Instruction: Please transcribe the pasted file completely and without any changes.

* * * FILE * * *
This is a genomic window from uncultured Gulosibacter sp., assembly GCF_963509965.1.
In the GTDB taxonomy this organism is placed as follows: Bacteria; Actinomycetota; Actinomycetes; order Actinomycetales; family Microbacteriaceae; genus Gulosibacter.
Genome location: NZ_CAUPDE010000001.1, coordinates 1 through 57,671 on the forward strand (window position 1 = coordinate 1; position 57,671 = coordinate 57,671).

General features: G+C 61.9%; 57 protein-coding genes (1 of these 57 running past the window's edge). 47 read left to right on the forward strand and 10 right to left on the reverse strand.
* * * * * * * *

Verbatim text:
This is a genomic window from uncultured Gulosibacter sp., assembly GCF_963509965.1.
In the GTDB taxonomy this organism is placed as follows: Bacteria; Actinomycetota; Actinomycetes; order Actinomycetales; family Microbacteriaceae; genus Gulosibacter.
Genome location: NZ_CAUPDE010000001.1, coordinates 1 through 57,671 on the forward strand (window position 1 = coordinate 1; position 57,671 = coordinate 57,671).

General features: G+C 61.9%; 57 protein-coding genes (1 of these 57 running past the window's edge). 47 read left to right on the forward strand and 10 right to left on the reverse strand.